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Meaning and the Economics of Science

December 1, 2013

Commentators have often described the current batch of twenty-somethings as narcissistic materialists, and the growing number of university students majoring in business may seem to confirm that. In the United States, more than 20 percent of college students now major in business, up from 13.7 percent in 1970, and more than twice the number of any other field. But an article in today’s New York Times, “Millenial Searchers,” cites a recent study that shows most young people today — so-called millennials — actually want something more than money:

the No. 1 factor that young adults ages 21 to 31 wanted in a successful career was a sense of meaning. Though their managers, according to the study, continue to think that millennials are primarily motivated by money, nearly three-quarters of the young adults surveyed said that “meaningful work was among the three most important factors defining career success.”

Of course, “meaning” doesn’t mean the same thing to everyone, but a sense of meaning generally involves the feeling that a person’s life has purpose and value for both oneself and others. “People who lead meaningful lives feel connected to others, to work, to a life purpose, and to the world itself.”

Unfortunately, the economy today rewards only certain kinds of meaningful work. In another thoughtful piece in today’s Times, “The Real Humanities Crisis,” Gary Gutting distinguishes among three sources of meaning: material goods, social connections, and cultural development.

Our economic system works well for those who find meaning in economic competition and the material rewards it brings. To a lesser but still significant extent, our system provides meaningful work in service professions (like health and social work) for those fulfilled by helping people in great need. But for those with humanistic and artistic life interests, our economic system has almost nothing to offer.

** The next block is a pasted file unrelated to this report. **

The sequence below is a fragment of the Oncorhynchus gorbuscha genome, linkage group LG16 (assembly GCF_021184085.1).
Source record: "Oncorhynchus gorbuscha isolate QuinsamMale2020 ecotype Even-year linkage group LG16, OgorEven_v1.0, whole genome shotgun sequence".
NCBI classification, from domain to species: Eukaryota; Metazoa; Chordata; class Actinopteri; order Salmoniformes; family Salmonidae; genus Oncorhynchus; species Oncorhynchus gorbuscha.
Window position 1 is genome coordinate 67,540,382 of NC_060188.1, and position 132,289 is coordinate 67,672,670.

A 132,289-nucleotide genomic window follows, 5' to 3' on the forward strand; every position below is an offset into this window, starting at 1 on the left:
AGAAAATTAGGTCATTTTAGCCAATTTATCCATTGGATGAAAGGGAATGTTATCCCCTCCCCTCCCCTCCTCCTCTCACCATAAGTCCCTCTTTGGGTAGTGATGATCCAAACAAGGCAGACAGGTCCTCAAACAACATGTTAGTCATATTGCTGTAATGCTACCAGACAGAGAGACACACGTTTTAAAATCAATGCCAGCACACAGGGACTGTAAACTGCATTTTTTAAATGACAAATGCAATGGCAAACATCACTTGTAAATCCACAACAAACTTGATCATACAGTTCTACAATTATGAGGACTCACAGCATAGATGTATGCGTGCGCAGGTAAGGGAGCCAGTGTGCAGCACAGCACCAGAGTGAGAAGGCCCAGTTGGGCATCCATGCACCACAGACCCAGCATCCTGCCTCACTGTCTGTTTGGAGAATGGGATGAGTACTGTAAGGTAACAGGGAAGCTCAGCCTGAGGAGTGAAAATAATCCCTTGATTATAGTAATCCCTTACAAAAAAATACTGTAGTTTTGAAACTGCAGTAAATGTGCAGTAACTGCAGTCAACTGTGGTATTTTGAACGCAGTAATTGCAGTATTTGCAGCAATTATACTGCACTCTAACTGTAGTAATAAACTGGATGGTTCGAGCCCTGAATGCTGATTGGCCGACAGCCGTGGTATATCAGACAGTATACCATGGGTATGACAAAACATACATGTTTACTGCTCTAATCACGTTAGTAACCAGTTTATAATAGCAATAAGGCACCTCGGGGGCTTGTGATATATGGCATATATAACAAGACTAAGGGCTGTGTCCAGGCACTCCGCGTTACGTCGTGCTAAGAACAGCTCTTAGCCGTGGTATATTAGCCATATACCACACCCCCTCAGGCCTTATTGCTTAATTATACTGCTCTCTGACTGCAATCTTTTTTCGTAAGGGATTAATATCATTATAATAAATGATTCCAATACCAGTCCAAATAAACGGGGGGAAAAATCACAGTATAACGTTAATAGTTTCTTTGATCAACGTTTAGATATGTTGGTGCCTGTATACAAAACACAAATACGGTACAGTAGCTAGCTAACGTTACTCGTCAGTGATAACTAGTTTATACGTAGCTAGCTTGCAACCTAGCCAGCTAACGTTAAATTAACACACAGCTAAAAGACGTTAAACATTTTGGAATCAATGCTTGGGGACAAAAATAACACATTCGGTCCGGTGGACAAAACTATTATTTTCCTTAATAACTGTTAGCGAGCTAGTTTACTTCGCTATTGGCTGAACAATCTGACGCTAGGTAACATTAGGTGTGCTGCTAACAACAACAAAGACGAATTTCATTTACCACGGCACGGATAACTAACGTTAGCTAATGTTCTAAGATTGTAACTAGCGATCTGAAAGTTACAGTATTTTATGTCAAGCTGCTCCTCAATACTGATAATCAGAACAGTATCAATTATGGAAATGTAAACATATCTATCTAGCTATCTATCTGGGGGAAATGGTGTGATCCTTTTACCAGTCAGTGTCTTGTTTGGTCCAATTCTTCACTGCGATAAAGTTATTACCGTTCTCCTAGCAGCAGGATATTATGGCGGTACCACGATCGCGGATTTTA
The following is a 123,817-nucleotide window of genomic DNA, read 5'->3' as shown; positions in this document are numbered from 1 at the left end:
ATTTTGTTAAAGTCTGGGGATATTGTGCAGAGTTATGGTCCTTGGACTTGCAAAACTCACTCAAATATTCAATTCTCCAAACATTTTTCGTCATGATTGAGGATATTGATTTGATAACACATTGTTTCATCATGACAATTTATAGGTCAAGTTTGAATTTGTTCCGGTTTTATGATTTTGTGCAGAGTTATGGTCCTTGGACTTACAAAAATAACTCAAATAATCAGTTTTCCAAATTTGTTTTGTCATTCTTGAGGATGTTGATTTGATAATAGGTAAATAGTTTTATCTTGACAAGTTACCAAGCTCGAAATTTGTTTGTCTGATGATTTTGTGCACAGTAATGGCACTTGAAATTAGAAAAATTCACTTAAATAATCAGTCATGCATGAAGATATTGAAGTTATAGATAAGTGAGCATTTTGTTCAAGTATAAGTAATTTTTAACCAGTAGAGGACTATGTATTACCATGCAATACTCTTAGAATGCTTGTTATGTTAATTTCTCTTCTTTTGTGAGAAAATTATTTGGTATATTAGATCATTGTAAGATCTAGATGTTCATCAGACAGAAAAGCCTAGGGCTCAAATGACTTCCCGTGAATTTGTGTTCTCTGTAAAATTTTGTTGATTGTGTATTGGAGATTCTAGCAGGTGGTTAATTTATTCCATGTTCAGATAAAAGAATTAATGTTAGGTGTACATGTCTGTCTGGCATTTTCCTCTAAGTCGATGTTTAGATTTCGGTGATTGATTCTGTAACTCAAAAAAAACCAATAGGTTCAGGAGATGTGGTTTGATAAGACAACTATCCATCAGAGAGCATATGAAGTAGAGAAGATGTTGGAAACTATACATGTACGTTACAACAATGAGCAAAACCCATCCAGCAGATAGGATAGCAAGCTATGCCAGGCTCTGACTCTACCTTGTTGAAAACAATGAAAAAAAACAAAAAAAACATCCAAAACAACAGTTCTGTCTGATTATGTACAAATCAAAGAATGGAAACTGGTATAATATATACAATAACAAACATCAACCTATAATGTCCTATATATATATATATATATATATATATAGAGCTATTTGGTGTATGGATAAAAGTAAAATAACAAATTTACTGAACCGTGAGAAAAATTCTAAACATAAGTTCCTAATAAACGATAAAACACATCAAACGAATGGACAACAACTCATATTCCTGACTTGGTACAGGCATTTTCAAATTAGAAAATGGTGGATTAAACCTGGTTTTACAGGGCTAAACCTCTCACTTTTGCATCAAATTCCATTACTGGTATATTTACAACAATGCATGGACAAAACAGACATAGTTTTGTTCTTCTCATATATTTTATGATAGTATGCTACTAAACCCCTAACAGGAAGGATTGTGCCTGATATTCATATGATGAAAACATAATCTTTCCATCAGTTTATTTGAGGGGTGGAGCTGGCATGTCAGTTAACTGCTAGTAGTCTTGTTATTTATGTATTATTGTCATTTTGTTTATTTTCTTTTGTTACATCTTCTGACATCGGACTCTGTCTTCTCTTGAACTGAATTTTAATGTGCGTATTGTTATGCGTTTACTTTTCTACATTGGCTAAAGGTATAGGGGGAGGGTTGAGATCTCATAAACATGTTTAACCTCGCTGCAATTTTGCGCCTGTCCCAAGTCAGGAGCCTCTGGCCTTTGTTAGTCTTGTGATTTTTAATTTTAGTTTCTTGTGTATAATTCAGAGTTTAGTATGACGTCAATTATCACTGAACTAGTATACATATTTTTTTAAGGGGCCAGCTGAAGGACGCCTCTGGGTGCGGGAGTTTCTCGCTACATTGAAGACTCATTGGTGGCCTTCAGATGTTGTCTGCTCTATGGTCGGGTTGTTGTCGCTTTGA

If you’re a young person who wants to get rich or help those in need, you can probably find a job. But if you want to be an artist, writer, philosopher, historian, or cultural critic — if you want to be part of the humanities — you have a long row to hoe. The extremely talented and very lucky can do well for themselves, but the vast majority of cultural workers find the economic deck stacked against them. Gutting writes,

We are rightly concerned about the plight of the economic middle class . . . But we have paid scant attention to the cultural middle class, those with strong humanist interests and abilities who can’t reach the very highest levels, which provide almost all the cultural rewards of meaningful work.

Many cultural workers struggle to get by with adjunct teaching appointments, and one promising avenue for reform appears in efforts to improve the working conditions of contingent faculty. As Gutting writes, “If adjuncts don’t meet the standards to be part of the regular faculty, they shouldn’t be hired. If they do, they should be treated the same.”

Another reform that Gutting mentions would be to give the humanities some of the public funding that currently goes to college and professional sports, which in the United States enjoy enormous government largesse.

The online journal Spontaneous Generations recently published an issue on “Economic Aspects of Science” that addresses many of these dilemmas. It includes a piece of mine on “Public University Funding and the Privatization of Politics.”

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